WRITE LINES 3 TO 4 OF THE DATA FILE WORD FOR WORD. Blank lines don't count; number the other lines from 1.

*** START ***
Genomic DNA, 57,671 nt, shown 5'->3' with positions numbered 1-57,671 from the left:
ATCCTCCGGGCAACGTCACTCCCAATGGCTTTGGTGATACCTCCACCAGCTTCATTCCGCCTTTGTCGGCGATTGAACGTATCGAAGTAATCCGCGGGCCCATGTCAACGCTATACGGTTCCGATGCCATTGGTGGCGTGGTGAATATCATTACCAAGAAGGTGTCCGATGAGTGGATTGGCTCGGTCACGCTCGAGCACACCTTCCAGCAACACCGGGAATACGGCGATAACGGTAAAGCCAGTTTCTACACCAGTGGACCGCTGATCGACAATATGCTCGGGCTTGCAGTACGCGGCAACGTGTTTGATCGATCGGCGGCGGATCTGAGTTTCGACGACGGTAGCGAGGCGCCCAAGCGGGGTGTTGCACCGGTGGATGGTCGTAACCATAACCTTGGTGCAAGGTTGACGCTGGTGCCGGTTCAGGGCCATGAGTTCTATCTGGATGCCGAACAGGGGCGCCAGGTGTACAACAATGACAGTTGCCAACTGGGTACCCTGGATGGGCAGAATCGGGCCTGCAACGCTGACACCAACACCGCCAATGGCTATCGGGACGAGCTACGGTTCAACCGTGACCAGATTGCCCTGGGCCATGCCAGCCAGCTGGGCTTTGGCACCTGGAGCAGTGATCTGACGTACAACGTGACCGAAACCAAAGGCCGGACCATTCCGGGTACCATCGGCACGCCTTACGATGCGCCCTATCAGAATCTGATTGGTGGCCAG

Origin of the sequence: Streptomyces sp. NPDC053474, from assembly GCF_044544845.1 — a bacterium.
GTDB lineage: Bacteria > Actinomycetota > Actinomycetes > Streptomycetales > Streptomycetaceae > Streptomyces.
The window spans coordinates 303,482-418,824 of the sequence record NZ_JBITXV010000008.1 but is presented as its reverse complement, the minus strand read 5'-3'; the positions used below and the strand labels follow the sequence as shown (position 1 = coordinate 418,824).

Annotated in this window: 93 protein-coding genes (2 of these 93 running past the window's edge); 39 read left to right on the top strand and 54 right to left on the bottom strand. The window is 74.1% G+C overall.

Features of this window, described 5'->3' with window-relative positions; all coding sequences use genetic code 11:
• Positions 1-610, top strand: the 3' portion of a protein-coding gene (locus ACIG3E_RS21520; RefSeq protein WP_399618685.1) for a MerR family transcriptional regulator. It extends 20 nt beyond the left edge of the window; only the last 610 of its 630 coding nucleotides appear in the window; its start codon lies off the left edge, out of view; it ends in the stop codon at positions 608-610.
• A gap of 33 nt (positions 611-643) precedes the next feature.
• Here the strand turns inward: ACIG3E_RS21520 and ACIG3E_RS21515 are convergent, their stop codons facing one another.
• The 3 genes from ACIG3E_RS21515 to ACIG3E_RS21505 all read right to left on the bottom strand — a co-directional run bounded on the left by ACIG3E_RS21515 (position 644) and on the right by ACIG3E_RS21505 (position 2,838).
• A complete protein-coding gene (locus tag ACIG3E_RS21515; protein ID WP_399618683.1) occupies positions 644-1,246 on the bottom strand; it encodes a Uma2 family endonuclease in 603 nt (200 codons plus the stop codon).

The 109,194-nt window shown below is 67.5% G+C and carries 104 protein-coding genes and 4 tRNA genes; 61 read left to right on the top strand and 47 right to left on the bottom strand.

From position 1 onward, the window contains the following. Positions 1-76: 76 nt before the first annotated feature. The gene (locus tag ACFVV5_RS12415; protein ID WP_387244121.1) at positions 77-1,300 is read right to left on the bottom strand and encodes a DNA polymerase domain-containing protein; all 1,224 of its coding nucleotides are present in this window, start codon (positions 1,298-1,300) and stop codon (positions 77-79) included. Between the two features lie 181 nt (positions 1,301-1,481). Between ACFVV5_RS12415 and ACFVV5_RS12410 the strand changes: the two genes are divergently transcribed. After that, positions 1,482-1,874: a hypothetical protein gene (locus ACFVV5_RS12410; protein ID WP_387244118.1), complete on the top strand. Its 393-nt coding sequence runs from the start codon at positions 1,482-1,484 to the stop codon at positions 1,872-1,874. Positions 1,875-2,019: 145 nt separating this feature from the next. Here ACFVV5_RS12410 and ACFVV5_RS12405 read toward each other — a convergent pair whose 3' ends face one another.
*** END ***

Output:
Origin of the sequence: Streptomyces sp. NPDC053474, from assembly GCF_044544845.1 — a bacterium.
GTDB lineage: Bacteria > Actinomycetota > Actinomycetes > Streptomycetales > Streptomycetaceae > Streptomyces.